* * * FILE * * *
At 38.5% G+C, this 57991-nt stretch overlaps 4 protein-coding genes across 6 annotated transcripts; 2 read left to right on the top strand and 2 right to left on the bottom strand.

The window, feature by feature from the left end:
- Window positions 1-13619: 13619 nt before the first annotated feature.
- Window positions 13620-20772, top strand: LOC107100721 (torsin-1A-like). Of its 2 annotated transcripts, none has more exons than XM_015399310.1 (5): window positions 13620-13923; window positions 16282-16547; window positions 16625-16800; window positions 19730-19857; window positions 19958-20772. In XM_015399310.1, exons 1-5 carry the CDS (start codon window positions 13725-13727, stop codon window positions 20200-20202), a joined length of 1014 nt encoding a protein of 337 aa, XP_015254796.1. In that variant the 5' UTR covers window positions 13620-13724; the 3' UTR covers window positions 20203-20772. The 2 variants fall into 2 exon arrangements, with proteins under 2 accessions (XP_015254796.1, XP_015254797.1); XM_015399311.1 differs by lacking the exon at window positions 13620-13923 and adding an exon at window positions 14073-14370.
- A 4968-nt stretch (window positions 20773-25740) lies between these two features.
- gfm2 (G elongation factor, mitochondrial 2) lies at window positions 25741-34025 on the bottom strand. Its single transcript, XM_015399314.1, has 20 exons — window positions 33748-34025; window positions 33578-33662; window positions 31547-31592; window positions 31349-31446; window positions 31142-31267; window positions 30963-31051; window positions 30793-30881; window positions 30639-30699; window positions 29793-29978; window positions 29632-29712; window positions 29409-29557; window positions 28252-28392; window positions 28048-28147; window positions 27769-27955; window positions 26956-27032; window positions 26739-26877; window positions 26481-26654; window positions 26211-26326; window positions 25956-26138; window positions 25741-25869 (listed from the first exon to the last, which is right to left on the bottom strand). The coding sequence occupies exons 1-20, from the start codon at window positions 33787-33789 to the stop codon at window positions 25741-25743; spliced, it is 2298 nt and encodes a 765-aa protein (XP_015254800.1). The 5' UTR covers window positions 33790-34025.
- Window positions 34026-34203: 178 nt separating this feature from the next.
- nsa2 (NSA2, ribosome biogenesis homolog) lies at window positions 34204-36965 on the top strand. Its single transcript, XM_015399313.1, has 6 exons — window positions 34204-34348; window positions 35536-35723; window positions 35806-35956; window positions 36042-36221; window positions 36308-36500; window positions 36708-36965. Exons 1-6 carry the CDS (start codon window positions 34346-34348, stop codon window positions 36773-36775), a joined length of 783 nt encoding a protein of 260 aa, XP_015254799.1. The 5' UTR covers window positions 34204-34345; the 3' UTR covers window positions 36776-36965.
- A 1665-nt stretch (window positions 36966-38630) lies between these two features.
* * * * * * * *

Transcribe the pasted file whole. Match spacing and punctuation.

At 38.5% G+C, this 57991-nt stretch overlaps 4 protein-coding genes across 6 annotated transcripts; 2 read left to right on the top strand and 2 right to left on the bottom strand.

The window, feature by feature from the left end:
- Window positions 1-13619: 13619 nt before the first annotated feature.
- Window positions 13620-20772, top strand: LOC107100721 (torsin-1A-like). Of its 2 annotated transcripts, none has more exons than XM_015399310.1 (5): window positions 13620-13923; window positions 16282-16547; window positions 16625-16800; window positions 19730-19857; window positions 19958-20772. In XM_015399310.1, exons 1-5 carry the CDS (start codon window positions 13725-13727, stop codon window positions 20200-20202), a joined length of 1014 nt encoding a protein of 337 aa, XP_015254796.1. In that variant the 5' UTR covers window positions 13620-13724; the 3' UTR covers window positions 20203-20772. The 2 variants fall into 2 exon arrangements, with proteins under 2 accessions (XP_015254796.1, XP_015254797.1); XM_015399311.1 differs by lacking the exon at window positions 13620-13923 and adding an exon at window positions 14073-14370.
- A 4968-nt stretch (window positions 20773-25740) lies between these two features.
- gfm2 (G elongation factor, mitochondrial 2) lies at window positions 25741-34025 on the bottom strand. Its single transcript, XM_015399314.1, has 20 exons — window positions 33748-34025; window positions 33578-33662; window positions 31547-31592; window positions 31349-31446; window positions 31142-31267; window positions 30963-31051; window positions 30793-30881; window positions 30639-30699; window positions 29793-29978; window positions 29632-29712; window positions 29409-29557; window positions 28252-28392; window positions 28048-28147; window positions 27769-27955; window positions 26956-27032; window positions 26739-26877; window positions 26481-26654; window positions 26211-26326; window positions 25956-26138; window positions 25741-25869 (listed from the first exon to the last, which is right to left on the bottom strand). The coding sequence occupies exons 1-20, from the start codon at window positions 33787-33789 to the stop codon at window positions 25741-25743; spliced, it is 2298 nt and encodes a 765-aa protein (XP_015254800.1). The 5' UTR covers window positions 33790-34025.
- Window positions 34026-34203: 178 nt separating this feature from the next.
- nsa2 (NSA2, ribosome biogenesis homolog) lies at window positions 34204-36965 on the top strand. Its single transcript, XM_015399313.1, has 6 exons — window positions 34204-34348; window positions 35536-35723; window positions 35806-35956; window positions 36042-36221; window positions 36308-36500; window positions 36708-36965. Exons 1-6 carry the CDS (start codon window positions 34346-34348, stop codon window positions 36773-36775), a joined length of 783 nt encoding a protein of 260 aa, XP_015254799.1. The 5' UTR covers window positions 34204-34345; the 3' UTR covers window positions 36776-36965.
- A 1665-nt stretch (window positions 36966-38630) lies between these two features.